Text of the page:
Friday, November 15, 2019

Acteon Peak Loop: 11/15/19


A shoulder season mainstay for me is a ramble in the woods on lower Acteon Ridge, a long western arm of Sandwich Dome, with a visit to one or another of the area's several view ledges. On this partly sunny November day, I tramped through the early snow (which became mushy with temps in the  mid-30s) on a bushwhack loop over 2489-ft. Middle Acteon Peak, enjoying an hour's sojourn on its finest view ledge. The day was enlivened by abundant bear sign as well as a fairly close sighting of a foraging bruin.

Ice is already forming on the walls of the Smarts Brook Gorge, along the Pine Flats Trail.



Midwinter look along Pine Flats Trail.


Into the hardwoods for a leisurely bushwhack in familiar terrain.


A swaying beech, with some bear claw marks.


Deer tracks, I think.



This elongated rock reminds me of one of those wrap-around sofas.



An old bear tree.



 Pileated Woodpecker action.


In the midst of this expansive hardwood forest, several large patches of leaves were stirred up. The tracks leading in revealed that a bear had been foraging here.


This bruin had been busy.


Heading across the slope, I encountered fresher tracks.



I came upon more turned-up leaves, and then  looked down the slope and saw the bear a couple hundred feet away.



It didn't notice me until I gave a loud hoot. It looked up at me, then loped effortlessly up across the slope above me. Too many trees for a clear photo, but its shape is visible top center in this pic.



Probably the freshest bear tracks I've ever seen.



The bruin went up this slope...


...and I went in a different direction up this slope.


I headed up through a nice little remote hardwood valley.


Boulders strewn about.


Into the spruces at the head of the valley.


Open woods.


Snowshoe hare tracks.



One of the three trunks of this landmark white ash has toppled.


 A favorite cliff hidden in the forest.


Tracks of bushwhackus stabilicerus.


Looking down a steep slope on the approach to Middle Acteon.


Rugged terrain of rock and oak.


An inviting portal.


Looking back.



The fine Middle Acteon view ledge, looking across the Smarts Brook valley to the two Black Mountains.


Adding Sandwich Dome to the view.


Sandwich Dome behind Sachem Peak.


The Smarts Brook Scar, remnant of an old slide.


I'd been staring at this intriguing spot for years...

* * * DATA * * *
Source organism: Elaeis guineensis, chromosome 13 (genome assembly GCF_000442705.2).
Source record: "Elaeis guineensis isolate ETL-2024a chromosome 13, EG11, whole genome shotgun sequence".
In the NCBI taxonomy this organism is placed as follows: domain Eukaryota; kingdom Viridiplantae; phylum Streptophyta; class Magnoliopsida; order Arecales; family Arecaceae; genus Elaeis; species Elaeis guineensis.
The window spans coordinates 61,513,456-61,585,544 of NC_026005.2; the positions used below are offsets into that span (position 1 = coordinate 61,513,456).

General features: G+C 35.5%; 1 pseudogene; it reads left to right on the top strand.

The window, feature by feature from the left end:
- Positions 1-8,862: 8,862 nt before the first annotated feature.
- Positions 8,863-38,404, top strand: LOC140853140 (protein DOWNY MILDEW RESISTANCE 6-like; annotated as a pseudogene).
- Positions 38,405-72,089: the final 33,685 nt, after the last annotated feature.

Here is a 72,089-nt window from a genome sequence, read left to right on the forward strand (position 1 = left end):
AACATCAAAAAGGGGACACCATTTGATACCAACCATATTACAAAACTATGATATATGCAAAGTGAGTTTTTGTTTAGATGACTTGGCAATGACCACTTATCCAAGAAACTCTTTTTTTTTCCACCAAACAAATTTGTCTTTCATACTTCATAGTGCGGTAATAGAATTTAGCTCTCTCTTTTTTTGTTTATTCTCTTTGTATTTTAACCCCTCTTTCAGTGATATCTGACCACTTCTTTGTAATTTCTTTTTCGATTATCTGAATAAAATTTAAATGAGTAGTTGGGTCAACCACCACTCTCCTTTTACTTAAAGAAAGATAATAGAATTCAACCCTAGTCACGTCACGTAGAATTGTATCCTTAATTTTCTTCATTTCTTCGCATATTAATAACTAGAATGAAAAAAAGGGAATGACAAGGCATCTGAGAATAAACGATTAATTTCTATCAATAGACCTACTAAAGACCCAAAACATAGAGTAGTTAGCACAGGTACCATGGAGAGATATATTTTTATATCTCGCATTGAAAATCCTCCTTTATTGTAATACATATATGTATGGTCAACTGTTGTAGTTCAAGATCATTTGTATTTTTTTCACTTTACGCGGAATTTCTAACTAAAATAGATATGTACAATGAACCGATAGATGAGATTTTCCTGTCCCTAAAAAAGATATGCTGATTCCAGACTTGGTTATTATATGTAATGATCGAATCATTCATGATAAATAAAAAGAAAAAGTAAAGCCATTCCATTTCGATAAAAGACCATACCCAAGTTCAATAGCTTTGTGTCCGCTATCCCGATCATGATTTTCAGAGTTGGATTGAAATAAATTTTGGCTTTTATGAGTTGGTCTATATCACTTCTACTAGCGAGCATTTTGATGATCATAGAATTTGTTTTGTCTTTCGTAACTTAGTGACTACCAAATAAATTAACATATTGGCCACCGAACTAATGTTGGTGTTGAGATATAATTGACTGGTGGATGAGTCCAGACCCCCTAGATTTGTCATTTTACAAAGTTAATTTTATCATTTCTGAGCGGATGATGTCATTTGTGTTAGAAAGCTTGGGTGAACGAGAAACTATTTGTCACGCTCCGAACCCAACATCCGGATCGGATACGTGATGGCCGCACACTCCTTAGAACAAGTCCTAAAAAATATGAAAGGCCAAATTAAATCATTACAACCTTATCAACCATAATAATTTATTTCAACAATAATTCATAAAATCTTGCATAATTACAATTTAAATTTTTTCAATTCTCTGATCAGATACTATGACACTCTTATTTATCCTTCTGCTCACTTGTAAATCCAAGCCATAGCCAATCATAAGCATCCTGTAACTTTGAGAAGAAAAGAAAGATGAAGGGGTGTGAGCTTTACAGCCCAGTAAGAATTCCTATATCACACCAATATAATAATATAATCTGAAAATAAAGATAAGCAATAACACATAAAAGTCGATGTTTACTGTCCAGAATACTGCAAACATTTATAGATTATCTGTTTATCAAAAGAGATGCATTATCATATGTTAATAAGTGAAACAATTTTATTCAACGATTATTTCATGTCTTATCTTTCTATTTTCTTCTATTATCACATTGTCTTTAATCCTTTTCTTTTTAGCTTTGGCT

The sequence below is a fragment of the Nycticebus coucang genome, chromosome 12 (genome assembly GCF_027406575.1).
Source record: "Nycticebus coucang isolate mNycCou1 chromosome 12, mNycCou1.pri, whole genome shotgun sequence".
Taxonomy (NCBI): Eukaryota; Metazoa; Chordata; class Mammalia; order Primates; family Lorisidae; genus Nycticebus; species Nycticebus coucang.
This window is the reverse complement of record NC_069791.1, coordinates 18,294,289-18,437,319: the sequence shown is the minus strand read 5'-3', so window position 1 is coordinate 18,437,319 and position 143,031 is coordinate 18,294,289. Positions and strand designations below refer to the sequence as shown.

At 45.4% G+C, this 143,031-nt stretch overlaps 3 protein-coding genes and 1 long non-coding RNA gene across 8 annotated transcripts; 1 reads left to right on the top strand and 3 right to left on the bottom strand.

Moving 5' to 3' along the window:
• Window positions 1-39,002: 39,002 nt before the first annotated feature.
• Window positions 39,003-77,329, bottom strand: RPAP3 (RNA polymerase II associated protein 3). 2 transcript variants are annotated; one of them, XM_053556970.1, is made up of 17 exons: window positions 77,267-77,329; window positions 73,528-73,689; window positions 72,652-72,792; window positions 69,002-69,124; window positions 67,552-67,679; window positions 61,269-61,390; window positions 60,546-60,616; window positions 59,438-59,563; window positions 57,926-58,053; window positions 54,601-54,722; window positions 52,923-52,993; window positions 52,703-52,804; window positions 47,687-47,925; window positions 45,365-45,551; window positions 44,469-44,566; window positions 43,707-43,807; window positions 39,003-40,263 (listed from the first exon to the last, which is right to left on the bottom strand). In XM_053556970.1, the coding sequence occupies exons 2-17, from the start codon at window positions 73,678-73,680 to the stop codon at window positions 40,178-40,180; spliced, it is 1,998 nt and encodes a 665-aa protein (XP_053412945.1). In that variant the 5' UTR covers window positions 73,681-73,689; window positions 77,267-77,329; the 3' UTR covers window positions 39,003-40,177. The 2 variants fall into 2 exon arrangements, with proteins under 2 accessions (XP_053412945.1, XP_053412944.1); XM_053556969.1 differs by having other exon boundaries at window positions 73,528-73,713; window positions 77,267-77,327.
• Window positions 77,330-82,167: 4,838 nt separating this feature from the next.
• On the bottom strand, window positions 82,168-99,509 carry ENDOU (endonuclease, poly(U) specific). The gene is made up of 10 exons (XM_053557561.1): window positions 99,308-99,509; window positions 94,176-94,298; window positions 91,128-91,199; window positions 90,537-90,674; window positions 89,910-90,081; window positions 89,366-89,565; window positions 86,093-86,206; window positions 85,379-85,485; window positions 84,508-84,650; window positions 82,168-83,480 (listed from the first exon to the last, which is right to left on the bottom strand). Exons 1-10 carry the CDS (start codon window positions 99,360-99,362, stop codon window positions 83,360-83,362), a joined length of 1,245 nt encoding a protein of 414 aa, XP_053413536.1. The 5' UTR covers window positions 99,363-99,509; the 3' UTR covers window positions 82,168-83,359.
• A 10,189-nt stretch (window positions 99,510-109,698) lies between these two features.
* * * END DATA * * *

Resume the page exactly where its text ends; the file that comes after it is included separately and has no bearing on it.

...and finally bushwhacked to it last summer. 




The Campton Range, with the Squam Range in the back.


East Weetamoo (L) and Mt. Weetamoo (R).


The summit of Middle Acteon. The lid of the register jar was frozen shut.



Descending off the peak, I found more fresh bear tracks - a good half-mile from my earlier encounter.


An inner sanctum hardwood glade.


Rock fangs.


On the descent I crossed tracks with the bear several more times.

 
Evidently this bruin is a skilled climber, as the tracks led up this steep ledge face.


 The Bald Knob Cliff, known to rock climbers.


It was an interesting feeling, knowing that it was just me and the bear out there.


Some of the countless boulders on the steep west slope of Bald Knob.


Crazy rocky terrain, with lots of possibilities for a bear den. 












Thursday, November 14, 2019

The Scaur & Waterville Flume: 11/13/19


January in November! A winter acclimatization hike on familiar trails in Waterville Valley. The temperature was 12 degrees when I started late morning, and 12 degrees again at dusk.

A few diehard XC skiers had negotiated the thin snow cover on Livermore Trail.



The Kettles Path dates back to the 1890s, when it was laid out by Waterville hiker and guidebook author Arthur L. Goodrich.



I didn't quite have first tracks on the trail - this critter preceded me for a good half-mile. Red fox?



One of the three bowl-shaped glacial "kettles" along the trail.


Big pine.



Wintry look.
 


This giant white ash is a survivor.


One of many rock faces around The Scaur.


The traditional black-on-yellow of WVAIA signs.


On this bitterly cold and windy day Mt. Tecumseh was obscured by "wind fog."


Surprisingly, it was sunny, windless and rather comfortable at the south-facing Scaur, looking south towards Sandwich Dome and Jennings Peak.


Ghostly vista of Middle & South Tripyramid and West Sleeper.


Looking out towards Lost Pass.


Fuzzed-out East Osceola and the Painted Cliff.


Mt. Osceola and its long southern ridges.


Along Irene's Path just beyond The Scaur, you pass by Waterville's Rock of Gibraltar.




Bright day on the Scaur Ridge.


Tracks from a rambling Ruffed Grouse.


Bear in the neighborhood!


I bushwhacked east along the ridge from the point where Irene's Path drops down towards Flume Brook.


Enjoyed the sun in this beautiful maple glade about 1/3 mile along the ridge.


I returned to Irene's Path and headed down to the Waterville Flume. Microspikes went on at the top of the steep descent. Wind fog continued to obscure the Osceolas at this favorite viewpoint partway down.


A fine profile of East Osceola.


Snowshoe hare. About 3-4" of snow on the trail here.


Trail junction down by Flume Brook. A deep, cold valley.


The Waterville Flume, one of the neatest attractions in the region.


Flume Brook already freezing up, in mid-November!


Fractured ledges on the west wall of the Flume.



Sentinel pine atop the wall.


On the way back along Irene's Path, I noticed that the bear tracks led to the base of this beech tree.


Maybe the bruin snagged some beech nuts up there.


Mt. Tecumseh beyond the cliffs of The Scaur.